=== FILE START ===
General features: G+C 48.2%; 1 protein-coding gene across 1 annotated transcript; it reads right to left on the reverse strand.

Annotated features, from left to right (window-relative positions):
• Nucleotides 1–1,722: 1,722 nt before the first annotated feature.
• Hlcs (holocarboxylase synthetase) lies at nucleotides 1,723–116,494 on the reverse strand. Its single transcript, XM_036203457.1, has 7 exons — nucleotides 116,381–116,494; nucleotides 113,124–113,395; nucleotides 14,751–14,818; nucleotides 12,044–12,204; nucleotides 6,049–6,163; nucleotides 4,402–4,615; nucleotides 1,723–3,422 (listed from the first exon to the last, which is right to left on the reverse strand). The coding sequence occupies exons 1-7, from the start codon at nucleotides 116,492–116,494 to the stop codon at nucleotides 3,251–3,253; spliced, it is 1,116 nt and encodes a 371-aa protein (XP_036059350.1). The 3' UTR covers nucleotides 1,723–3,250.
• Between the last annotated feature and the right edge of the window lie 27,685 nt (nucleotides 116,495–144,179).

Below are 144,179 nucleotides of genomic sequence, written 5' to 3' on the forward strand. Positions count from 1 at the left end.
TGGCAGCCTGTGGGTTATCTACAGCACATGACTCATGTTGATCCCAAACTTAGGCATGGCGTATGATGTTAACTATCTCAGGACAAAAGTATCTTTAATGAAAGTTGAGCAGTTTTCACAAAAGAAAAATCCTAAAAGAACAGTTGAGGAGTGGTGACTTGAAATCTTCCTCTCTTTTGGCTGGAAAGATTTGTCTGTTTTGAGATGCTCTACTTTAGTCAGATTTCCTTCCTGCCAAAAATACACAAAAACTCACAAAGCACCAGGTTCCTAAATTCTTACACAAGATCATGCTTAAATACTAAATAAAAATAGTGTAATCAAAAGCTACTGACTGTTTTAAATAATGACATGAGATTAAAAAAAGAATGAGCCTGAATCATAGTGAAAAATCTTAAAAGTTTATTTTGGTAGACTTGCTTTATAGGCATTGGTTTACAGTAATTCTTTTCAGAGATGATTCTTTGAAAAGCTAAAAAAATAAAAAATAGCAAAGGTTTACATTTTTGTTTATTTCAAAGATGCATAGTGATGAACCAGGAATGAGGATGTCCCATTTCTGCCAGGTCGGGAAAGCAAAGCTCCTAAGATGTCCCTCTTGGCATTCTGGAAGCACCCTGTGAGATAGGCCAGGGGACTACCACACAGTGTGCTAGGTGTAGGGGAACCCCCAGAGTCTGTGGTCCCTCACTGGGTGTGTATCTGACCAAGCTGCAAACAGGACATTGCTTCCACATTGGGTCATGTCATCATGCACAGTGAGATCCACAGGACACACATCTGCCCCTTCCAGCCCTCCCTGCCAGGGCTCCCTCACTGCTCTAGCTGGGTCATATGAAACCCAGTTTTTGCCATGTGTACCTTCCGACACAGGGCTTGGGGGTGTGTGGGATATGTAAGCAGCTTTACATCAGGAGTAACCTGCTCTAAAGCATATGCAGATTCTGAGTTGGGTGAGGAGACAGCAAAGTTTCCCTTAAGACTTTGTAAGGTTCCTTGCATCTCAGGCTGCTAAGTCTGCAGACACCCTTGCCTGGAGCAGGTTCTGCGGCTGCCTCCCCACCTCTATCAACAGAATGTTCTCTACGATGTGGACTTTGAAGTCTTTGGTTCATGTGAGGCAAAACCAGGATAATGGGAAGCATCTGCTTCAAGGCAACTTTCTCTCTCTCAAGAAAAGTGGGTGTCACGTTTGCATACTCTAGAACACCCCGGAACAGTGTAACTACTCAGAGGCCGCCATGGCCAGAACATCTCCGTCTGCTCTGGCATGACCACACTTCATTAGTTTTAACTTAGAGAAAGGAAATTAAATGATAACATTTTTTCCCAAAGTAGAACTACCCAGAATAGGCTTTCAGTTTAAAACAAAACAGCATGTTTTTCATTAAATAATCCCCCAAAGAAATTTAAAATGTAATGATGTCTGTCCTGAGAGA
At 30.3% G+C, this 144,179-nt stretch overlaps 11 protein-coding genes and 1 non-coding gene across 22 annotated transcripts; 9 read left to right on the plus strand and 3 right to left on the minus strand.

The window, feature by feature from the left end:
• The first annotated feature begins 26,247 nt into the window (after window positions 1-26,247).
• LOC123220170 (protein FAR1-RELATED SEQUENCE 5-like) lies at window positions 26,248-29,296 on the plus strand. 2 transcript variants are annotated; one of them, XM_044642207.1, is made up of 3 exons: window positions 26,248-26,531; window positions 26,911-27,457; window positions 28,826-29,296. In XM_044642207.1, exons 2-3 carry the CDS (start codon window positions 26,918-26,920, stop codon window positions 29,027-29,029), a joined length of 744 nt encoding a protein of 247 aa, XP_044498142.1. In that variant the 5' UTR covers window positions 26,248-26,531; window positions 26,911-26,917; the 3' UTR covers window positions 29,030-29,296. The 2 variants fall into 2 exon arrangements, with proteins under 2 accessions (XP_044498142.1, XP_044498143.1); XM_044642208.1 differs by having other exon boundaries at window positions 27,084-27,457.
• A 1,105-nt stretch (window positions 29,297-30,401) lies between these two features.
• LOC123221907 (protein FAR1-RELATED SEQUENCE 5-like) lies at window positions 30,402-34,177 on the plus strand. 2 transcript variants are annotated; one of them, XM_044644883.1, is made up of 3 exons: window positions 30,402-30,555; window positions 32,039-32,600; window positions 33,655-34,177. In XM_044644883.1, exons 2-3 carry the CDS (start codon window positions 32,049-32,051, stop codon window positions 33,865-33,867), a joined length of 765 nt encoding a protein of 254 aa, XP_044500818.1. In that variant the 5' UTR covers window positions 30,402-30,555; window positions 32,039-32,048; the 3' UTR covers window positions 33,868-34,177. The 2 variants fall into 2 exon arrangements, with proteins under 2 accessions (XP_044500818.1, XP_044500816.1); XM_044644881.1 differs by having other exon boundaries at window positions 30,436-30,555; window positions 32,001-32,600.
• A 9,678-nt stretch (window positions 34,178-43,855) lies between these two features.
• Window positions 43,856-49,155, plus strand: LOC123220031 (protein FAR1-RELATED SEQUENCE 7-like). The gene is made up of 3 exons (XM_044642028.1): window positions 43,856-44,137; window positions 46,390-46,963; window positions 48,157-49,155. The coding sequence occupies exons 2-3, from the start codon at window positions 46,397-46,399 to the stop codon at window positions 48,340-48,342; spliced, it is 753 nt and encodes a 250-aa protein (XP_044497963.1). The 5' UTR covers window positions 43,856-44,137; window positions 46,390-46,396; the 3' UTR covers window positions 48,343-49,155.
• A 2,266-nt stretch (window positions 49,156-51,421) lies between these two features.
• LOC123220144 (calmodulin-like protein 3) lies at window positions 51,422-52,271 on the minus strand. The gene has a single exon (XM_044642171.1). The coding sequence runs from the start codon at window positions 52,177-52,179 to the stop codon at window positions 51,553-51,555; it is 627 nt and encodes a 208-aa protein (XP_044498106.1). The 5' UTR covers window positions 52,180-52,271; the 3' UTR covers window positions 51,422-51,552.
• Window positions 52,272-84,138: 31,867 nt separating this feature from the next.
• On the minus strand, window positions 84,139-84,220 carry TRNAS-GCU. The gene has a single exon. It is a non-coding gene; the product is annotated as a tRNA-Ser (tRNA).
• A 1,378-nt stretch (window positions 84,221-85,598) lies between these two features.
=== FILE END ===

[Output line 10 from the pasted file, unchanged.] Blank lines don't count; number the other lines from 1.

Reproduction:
• The first annotated feature begins 26,247 nt into the window (after window positions 1-26,247).